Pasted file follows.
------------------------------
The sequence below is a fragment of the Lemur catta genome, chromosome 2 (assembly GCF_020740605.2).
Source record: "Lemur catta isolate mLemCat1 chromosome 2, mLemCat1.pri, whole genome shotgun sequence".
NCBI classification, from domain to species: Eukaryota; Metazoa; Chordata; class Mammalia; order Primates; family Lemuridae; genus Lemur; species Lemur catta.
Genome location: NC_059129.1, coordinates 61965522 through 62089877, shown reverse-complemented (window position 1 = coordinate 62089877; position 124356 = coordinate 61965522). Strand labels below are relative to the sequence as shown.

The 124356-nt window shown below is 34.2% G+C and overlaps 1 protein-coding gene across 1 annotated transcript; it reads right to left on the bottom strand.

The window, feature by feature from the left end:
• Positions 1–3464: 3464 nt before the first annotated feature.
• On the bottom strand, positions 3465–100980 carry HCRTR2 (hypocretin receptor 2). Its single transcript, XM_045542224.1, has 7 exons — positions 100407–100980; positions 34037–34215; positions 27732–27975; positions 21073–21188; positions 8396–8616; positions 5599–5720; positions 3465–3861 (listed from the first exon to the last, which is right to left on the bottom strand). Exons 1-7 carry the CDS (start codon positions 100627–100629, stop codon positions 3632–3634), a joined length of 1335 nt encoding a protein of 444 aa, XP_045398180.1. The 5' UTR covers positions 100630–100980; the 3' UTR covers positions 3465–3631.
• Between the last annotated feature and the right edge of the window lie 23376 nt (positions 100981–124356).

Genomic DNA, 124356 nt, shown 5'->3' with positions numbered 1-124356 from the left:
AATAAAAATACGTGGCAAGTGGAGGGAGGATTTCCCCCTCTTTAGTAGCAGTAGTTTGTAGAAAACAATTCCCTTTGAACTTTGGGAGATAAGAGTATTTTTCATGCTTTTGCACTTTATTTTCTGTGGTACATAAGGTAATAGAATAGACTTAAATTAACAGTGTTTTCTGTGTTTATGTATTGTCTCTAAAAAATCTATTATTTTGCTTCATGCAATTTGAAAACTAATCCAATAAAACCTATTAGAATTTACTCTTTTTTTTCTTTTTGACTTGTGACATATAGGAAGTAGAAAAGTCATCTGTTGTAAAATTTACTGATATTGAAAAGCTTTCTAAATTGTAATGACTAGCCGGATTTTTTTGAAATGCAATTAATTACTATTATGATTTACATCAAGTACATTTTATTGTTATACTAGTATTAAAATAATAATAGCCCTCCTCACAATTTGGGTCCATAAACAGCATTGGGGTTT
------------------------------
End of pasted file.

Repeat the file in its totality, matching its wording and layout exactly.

The sequence below is a fragment of the Lemur catta genome, chromosome 2 (assembly GCF_020740605.2).
Source record: "Lemur catta isolate mLemCat1 chromosome 2, mLemCat1.pri, whole genome shotgun sequence".
NCBI classification, from domain to species: Eukaryota; Metazoa; Chordata; class Mammalia; order Primates; family Lemuridae; genus Lemur; species Lemur catta.
Genome location: NC_059129.1, coordinates 61965522 through 62089877, shown reverse-complemented (window position 1 = coordinate 62089877; position 124356 = coordinate 61965522). Strand labels below are relative to the sequence as shown.

The 124356-nt window shown below is 34.2% G+C and overlaps 1 protein-coding gene across 1 annotated transcript; it reads right to left on the bottom strand.

The window, feature by feature from the left end:
• Positions 1–3464: 3464 nt before the first annotated feature.
• On the bottom strand, positions 3465–100980 carry HCRTR2 (hypocretin receptor 2). Its single transcript, XM_045542224.1, has 7 exons — positions 100407–100980; positions 34037–34215; positions 27732–27975; positions 21073–21188; positions 8396–8616; positions 5599–5720; positions 3465–3861 (listed from the first exon to the last, which is right to left on the bottom strand). Exons 1-7 carry the CDS (start codon positions 100627–100629, stop codon positions 3632–3634), a joined length of 1335 nt encoding a protein of 444 aa, XP_045398180.1. The 5' UTR covers positions 100630–100980; the 3' UTR covers positions 3465–3631.
• Between the last annotated feature and the right edge of the window lie 23376 nt (positions 100981–124356).

Genomic DNA, 124356 nt, shown 5'->3' with positions numbered 1-124356 from the left:
AATAAAAATACGTGGCAAGTGGAGGGAGGATTTCCCCCTCTTTAGTAGCAGTAGTTTGTAGAAAACAATTCCCTTTGAACTTTGGGAGATAAGAGTATTTTTCATGCTTTTGCACTTTATTTTCTGTGGTACATAAGGTAATAGAATAGACTTAAATTAACAGTGTTTTCTGTGTTTATGTATTGTCTCTAAAAAATCTATTATTTTGCTTCATGCAATTTGAAAACTAATCCAATAAAACCTATTAGAATTTACTCTTTTTTTTCTTTTTGACTTGTGACATATAGGAAGTAGAAAAGTCATCTGTTGTAAAATTTACTGATATTGAAAAGCTTTCTAAATTGTAATGACTAGCCGGATTTTTTTGAAATGCAATTAATTACTATTATGATTTACATCAAGTACATTTTATTGTTATACTAGTATTAAAATAATAATAGCCCTCCTCACAATTTGGGTCCATAAACAGCATTGGGGTTT